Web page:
The Bible holds to the open-universe model, which means since God is the creator of the universe, He is sovereign over it. As such, He can alter, change, or break the laws of nature whenever He sees fit. He can raise people from the dead. He can split
He can send ten plagues onto Egypt.
He can do any of the things mentioned in Scripture. This is quite logical. If
by mere words He spoke the universe into existence, then it would be far easier
for Him to do miracles within that world He created. Unfortunately, these
theologians rejected this, and instead followed the lead of the Enlightenment
philosophers. Their goal was to find out what really happened in the biblical
narratives. They searched for the historical Jesus. After a century and a half
of failing at this, they were ready to give up their optimism just as the other
disciplines did. They were ready to enter the doorway that was previously
opened by philosophy.
However, it is fair to note as I did with the philosophers, that a choice was before them. When their Naturalistic theology failed, there were two possibilities for them to choose from. They could either throw away their Naturalistic assumptions of a closed-universe and surrender to the biblical theology of the Reformation, or they could embrace the nihilistic assumptions of no absolutes. I am sure you can guess which choice they made. Just the like philosophers should have abandoned their atheistic assumptions rather than absolutes, the liberal theologians should have abandoned their naturalistic views rather than biblical theology. Well, what the theologians did is they attempted to create a third way, very similar to the philosophers. They agreed with Kierkegaard that a leap of faith is necessary. They agreed that truth is separated into rational and non-rational categories. They believed solid fact belonged in the rational category (the sciences) and that anything else is in the non-rational category and simply amounts to whatever a person wants to believe. This is the leap of faith. There is no true objective meaning, but we can define our own meaning and it will be “real” to us. Theologians bought into this, and thus traveled below the line of despair.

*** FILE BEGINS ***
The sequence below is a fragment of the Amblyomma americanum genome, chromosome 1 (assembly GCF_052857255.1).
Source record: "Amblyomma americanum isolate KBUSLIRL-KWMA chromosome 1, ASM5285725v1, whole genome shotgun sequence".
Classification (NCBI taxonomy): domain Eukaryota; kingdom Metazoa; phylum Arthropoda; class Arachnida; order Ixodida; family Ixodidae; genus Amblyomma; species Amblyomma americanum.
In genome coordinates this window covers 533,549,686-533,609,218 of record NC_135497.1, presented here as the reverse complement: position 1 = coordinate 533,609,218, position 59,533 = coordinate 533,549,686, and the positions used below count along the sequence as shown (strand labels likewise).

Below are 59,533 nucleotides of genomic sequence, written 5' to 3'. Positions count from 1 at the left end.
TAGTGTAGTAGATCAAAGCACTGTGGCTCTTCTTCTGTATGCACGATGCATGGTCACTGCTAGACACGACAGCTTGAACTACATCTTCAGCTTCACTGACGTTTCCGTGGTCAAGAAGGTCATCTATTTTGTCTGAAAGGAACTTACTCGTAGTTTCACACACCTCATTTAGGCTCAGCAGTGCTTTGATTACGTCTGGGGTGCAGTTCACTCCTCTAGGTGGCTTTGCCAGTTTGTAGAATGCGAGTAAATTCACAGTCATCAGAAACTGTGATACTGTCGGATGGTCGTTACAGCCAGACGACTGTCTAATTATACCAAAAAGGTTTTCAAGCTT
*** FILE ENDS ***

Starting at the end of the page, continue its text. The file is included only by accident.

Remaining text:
Kierkegaard was the doorway by dividing truth into rational and non-rational categories. Kierkegaard himself was religious and thus from him existential religion was born. However, the theologians were decades behind in terms of accepting his view. They still clung to the Naturalistic optimism of the Enlightenment. The philosophers, however, jumped on this idea quickly and created their atheistic existential ideas that influenced art, music, and the general culture. Afterwards, liberal theologians would jump on the bandwagon. The door had been opened for sometime, and as the secular existentialism savaged the old romanticism in all of the secular disciplines, liberal theologians were getting weaker and weaker in their optimistic commitments. All it took was for one theologian at the right time to push theology below the line of despair.